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Area laws for the entanglement entropy - a review

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      Abstract

      Physical interactions in quantum many-body systems are typically local: Individual constituents interact mainly with their few nearest neighbors. This locality of interactions is inherited by a decay of correlation functions, but also reflected by scaling laws of a quite profound quantity: The entanglement entropy of ground states. This entropy of the reduced state of a subregion often merely grows like the boundary area of the subregion, and not like its volume, in sharp contrast with an expected extensive behavior. Such "area laws" for the entanglement entropy and related quantities have received considerable attention in recent years. They emerge in several seemingly unrelated fields, in the context of black hole physics, quantum information science, and quantum many-body physics where they have important implications on the numerical simulation of lattice models. In this Colloquium we review the current status of area laws in these fields. Center stage is taken by rigorous results on lattice models in one and higher spatial dimensions. The differences and similarities between bosonic and fermionic models are stressed, area laws are related to the velocity of information propagation, and disordered systems, non-equilibrium situations, classical correlation concepts, and topological entanglement entropies are discussed. A significant proportion of the article is devoted to the quantitative connection between the entanglement content of states and the possibility of their efficient numerical simulation. We discuss matrix-product states, higher-dimensional analogues, and states from entanglement renormalization and conclude by highlighting the implications of area laws on quantifying the effective degrees of freedom that need to be considered in simulations.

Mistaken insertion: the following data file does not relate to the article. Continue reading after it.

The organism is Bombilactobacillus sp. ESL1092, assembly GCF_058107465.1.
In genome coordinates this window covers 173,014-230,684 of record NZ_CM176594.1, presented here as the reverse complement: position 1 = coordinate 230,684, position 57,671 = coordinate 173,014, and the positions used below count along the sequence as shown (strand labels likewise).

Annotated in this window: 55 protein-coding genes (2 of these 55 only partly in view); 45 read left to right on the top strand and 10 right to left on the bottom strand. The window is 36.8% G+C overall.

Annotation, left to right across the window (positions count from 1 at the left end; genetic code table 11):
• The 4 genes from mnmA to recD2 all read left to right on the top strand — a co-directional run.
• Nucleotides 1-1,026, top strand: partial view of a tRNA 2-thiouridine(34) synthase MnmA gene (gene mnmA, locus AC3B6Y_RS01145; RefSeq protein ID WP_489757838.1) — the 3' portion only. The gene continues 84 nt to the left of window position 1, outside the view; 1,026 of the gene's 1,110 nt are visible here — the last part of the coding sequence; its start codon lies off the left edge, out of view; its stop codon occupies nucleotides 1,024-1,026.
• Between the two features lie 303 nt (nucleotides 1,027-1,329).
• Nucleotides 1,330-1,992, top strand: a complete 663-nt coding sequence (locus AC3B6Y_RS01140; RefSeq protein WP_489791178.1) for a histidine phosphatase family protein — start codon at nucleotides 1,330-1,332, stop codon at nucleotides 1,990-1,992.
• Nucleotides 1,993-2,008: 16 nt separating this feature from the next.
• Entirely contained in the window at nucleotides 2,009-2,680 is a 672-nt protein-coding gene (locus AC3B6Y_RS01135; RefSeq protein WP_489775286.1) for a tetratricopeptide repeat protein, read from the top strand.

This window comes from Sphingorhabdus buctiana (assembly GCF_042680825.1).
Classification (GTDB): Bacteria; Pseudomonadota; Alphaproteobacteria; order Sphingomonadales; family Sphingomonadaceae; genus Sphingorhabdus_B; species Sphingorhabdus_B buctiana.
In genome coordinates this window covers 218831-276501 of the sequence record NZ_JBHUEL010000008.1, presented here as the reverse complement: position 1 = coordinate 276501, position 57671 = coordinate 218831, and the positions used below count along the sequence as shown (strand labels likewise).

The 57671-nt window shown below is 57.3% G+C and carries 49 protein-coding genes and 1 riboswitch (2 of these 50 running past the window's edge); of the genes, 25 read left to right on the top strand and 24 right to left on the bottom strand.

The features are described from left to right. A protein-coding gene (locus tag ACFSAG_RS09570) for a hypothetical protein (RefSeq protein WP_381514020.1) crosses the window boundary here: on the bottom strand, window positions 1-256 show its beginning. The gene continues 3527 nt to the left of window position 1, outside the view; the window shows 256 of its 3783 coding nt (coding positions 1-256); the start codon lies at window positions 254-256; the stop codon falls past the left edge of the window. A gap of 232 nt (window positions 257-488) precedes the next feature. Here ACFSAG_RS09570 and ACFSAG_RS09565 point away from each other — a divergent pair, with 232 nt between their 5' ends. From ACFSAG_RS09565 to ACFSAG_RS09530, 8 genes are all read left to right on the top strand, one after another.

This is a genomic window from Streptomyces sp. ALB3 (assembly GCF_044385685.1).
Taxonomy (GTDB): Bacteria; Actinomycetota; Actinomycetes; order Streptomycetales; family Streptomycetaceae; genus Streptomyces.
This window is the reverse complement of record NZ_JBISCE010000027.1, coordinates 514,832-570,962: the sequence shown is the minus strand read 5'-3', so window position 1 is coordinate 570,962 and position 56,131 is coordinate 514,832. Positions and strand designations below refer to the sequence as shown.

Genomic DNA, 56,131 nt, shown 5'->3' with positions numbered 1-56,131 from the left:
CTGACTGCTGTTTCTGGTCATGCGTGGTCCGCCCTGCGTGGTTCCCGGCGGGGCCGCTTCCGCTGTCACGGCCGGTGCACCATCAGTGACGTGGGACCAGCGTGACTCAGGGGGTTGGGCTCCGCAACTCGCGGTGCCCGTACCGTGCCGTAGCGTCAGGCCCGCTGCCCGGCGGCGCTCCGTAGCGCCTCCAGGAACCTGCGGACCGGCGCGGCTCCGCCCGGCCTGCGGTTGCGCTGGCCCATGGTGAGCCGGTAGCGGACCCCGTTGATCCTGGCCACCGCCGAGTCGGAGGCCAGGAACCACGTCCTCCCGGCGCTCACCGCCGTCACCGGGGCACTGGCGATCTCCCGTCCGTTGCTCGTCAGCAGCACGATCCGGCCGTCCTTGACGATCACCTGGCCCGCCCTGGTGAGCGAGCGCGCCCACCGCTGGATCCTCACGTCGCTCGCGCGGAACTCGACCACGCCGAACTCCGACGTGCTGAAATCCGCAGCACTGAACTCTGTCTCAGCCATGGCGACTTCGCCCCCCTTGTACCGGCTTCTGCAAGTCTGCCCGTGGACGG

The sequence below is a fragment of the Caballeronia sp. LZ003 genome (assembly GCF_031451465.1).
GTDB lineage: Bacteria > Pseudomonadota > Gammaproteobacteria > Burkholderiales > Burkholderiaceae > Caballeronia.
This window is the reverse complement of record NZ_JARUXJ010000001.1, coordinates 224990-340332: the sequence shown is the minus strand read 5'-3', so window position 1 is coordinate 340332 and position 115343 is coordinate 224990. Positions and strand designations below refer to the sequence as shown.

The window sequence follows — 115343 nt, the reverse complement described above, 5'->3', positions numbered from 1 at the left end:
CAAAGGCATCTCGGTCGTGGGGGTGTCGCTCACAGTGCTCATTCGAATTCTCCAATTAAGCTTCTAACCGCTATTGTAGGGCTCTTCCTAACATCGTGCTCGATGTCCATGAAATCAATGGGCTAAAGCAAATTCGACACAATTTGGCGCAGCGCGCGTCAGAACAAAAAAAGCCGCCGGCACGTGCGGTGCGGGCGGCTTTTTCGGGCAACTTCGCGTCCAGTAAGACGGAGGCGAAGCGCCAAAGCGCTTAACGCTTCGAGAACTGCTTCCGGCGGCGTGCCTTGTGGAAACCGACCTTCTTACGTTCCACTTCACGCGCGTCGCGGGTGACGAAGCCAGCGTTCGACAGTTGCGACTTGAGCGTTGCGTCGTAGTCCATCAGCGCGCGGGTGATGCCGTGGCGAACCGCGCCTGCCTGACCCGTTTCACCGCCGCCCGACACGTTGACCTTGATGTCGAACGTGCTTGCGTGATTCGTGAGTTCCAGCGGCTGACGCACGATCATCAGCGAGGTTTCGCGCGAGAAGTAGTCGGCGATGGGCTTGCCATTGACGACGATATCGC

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      Many-Body Physics with Ultracold Gases

      This article reviews recent experimental and theoretical progress on many-body phenomena in dilute, ultracold gases. Its focus are effects beyond standard weak-coupling descriptions, like the Mott-Hubbard-transition in optical lattices, strongly interacting gases in one and two dimensions or lowest Landau level physics in quasi two-dimensional gases in fast rotation. Strong correlations in fermionic gases are discussed in optical lattices or near Feshbach resonances in the BCS-BEC crossover.
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        Quantum entanglement

        All our former experience with application of quantum theory seems to say: {\it what is predicted by quantum formalism must occur in laboratory}. But the essence of quantum formalism - entanglement, recognized by Einstein, Podolsky, Rosen and Schr\"odinger - waited over 70 years to enter to laboratories as a new resource as real as energy. This holistic property of compound quantum systems, which involves nonclassical correlations between subsystems, is a potential for many quantum processes, including ``canonical'' ones: quantum cryptography, quantum teleportation and dense coding. However, it appeared that this new resource is very complex and difficult to detect. Being usually fragile to environment, it is robust against conceptual and mathematical tools, the task of which is to decipher its rich structure. This article reviews basic aspects of entanglement including its characterization, detection, distillation and quantifying. In particular, the authors discuss various manifestations of entanglement via Bell inequalities, entropic inequalities, entanglement witnesses, quantum cryptography and point out some interrelations. They also discuss a basic role of entanglement in quantum communication within distant labs paradigm and stress some peculiarities such as irreversibility of entanglement manipulations including its extremal form - bound entanglement phenomenon. A basic role of entanglement witnesses in detection of entanglement is emphasized.
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          Density matrix formulation for quantum renormalization groups

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            Author and article information

            Journal
            28 August 2008
            2010-02-12
            0808.3773
            10.1103/RevModPhys.82.277

            http://arxiv.org/licenses/nonexclusive-distrib/1.0/

            Custom metadata
            Rev. Mod. Phys. 82, 277 (2010)
            28 pages, 2 figures, final version
            quant-ph cond-mat.other hep-th math-ph math.MP

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